These bands never disappeared completely. Jarvis Cocker from Pulp put out a fantastic solo album two years ago. Graham Coxon from Blur has put out like 10 solo albums since the break up of Blur. And frontman Damon Albarn has continued to record in The Gorillaz. Brett Anderson has put out two solo albums since the break up of Suede, and he also got back together with Bernard Butler to record as The Tears, but I don't think things could ever be the same. I still have hopes of another Blur album, but I have come to terms with the fact that there will probably never be a Suede or Pulp album again-- however, I don't rule out some reunion shows or tours. I always thought there would be another Verve album. They just seemed to stop too early. Richard Ashcroft went on to create some great solo albums, but there was never another Verve album...at least this meant there was never a bad Verve album. They only left the world with 3 fantastic albums.
Now we get another album out this week by The Verve. They do run the risk of creating a disappointing fourth album, but I think it is worth the risk. The fourth album is appropriately called Forth. It only took them 11 years to come up with another one. That is a really long time to wait, but I am excited. I have been listening to the single a bunch, but I had not heard the whole album until this morning. I do actually like it a lot more than I thought that I would. It has the ability to make me want to cry inside but also feel really triumphant and happy. That is the power of a really good Verve song-- that perfect combination of intense sadness and happiness. It is hard to explain. The Verve is one of those bands that does that for me. I love the first single, "Love is Noise," but I think "Appalachian Springs" is my favorite song right now. This album has the potential to get better. I know once I listen to it a couple more times I will like it even more. I really am glad they are back in my life, and I really can't wait to see them live again. The last show they did remains one of my favorites of all time. You can listen to the new songs here. They have been nice enough to put the whole album up on their myspace page. I imagine there will be some old fans who will not like the new album. They may still be bitter and angry it took them so long to come up with a new album. This album will not be another Northern Soul or Urban Hymns. It just can't happen. Richard Ashcroft still has that amazing voice. I don't really know how I couldn't still love it. The previous Verve albums had such an amazing effect on me. I can't get rid of that feeling I had when I listened to those albums back then. That feeling is bound to be with me when I listen to these new songs, so of course I love them. I got to at least appreciate that they have made the effort to share the magic of what is The Verve with the world once again. Go see them live if you are doubting they are still as great. I am sure they will put on a show that will blow you away and make you love these new songs if you don't already.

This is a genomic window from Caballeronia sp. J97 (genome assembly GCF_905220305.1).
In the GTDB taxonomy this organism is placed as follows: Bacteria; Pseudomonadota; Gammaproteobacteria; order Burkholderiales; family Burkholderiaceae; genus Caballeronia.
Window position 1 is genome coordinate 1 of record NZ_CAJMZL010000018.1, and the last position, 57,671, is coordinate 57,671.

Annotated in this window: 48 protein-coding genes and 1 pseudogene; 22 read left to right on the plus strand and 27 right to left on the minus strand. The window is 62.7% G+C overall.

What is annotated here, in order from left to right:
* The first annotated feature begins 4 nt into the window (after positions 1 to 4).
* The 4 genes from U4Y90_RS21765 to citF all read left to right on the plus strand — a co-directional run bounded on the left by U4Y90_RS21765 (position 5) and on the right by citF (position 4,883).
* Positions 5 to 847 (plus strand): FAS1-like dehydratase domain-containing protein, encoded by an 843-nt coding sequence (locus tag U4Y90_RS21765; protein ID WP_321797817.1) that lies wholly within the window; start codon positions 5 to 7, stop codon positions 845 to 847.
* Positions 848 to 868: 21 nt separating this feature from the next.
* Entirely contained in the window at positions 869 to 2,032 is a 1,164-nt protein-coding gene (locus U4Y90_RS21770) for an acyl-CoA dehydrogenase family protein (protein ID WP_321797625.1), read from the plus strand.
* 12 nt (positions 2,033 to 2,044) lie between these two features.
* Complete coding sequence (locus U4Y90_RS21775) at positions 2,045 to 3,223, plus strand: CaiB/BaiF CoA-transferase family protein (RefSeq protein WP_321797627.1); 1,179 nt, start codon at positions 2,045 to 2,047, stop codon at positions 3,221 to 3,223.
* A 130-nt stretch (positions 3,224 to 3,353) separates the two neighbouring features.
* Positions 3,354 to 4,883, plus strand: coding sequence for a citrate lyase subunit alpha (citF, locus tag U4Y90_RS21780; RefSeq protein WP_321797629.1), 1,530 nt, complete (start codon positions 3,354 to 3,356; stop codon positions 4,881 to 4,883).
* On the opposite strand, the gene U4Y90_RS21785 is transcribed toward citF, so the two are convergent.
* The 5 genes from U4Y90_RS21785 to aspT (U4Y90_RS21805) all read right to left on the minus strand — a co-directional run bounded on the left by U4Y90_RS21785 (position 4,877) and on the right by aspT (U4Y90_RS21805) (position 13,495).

Also out this week is the debut album from The Week That Was. This band is basically the band Field Music with 6 new people. Field Music was Andy Moore, Peter Brewis, and David Brewis. They are all in this new band but have just added some members and drastically changed their sound. They are from Newcastle in the UK. The album is brought to us by the label Memphis Industries. I really like the cover of this record and listened to it before I knew it was the guys from Field Music. I liked the Field Music albums but I never loved them. They sort of reminded my of the band Versus, just a UK version. It was good stuff but nothing to get all crazy about-- but I love this new album by The Week That Was. It reminds me of something that should have come out years ago. It sort of reminds me of some really good songs by Wire. I don't know what else to really compare them to. The sound is sort of dark. The album is really excellent. There are no bad songs on the album. But I love "Scratch the Surface." You should listen to it here. If you don't like this song then you probably will not like the album, but I don't really know how that is possible. This song is awesome. I have been listening to this album a couple times a day for the last couple of weeks, and it just gets better. It sound eerily familiar, like some album I already have, but also like nothing I have ever heard before. It guess this just means that if fits perfectly in my life--like it was supposed to happen. I highly recommend it.